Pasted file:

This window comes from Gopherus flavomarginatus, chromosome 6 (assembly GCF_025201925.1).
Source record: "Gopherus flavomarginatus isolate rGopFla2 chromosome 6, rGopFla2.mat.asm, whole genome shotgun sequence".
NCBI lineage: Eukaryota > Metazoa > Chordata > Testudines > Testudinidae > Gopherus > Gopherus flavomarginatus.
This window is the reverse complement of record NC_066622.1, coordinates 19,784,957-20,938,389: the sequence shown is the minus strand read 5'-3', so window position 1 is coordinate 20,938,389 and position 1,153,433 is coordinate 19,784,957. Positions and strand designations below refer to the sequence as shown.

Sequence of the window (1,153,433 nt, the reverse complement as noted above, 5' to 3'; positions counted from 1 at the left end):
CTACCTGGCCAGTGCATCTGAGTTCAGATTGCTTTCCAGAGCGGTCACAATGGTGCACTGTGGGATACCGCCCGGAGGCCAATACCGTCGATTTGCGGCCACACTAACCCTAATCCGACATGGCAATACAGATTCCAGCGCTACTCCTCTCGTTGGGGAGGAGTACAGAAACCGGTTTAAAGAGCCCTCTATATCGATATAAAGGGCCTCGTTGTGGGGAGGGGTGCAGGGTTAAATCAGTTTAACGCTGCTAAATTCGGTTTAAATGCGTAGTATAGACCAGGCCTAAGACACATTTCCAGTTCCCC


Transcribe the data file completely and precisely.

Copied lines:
This window comes from Gopherus flavomarginatus, chromosome 6 (assembly GCF_025201925.1).
Source record: "Gopherus flavomarginatus isolate rGopFla2 chromosome 6, rGopFla2.mat.asm, whole genome shotgun sequence".
NCBI lineage: Eukaryota > Metazoa > Chordata > Testudines > Testudinidae > Gopherus > Gopherus flavomarginatus.
This window is the reverse complement of record NC_066622.1, coordinates 19,784,957-20,938,389: the sequence shown is the minus strand read 5'-3', so window position 1 is coordinate 20,938,389 and position 1,153,433 is coordinate 19,784,957. Positions and strand designations below refer to the sequence as shown.

Sequence of the window (1,153,433 nt, the reverse complement as noted above, 5' to 3'; positions counted from 1 at the left end):
CTACCTGGCCAGTGCATCTGAGTTCAGATTGCTTTCCAGAGCGGTCACAATGGTGCACTGTGGGATACCGCCCGGAGGCCAATACCGTCGATTTGCGGCCACACTAACCCTAATCCGACATGGCAATACAGATTCCAGCGCTACTCCTCTCGTTGGGGAGGAGTACAGAAACCGGTTTAAAGAGCCCTCTATATCGATATAAAGGGCCTCGTTGTGGGGAGGGGTGCAGGGTTAAATCAGTTTAACGCTGCTAAATTCGGTTTAAATGCGTAGTATAGACCAGGCCTAAGACACATTTCCAGTTCCCC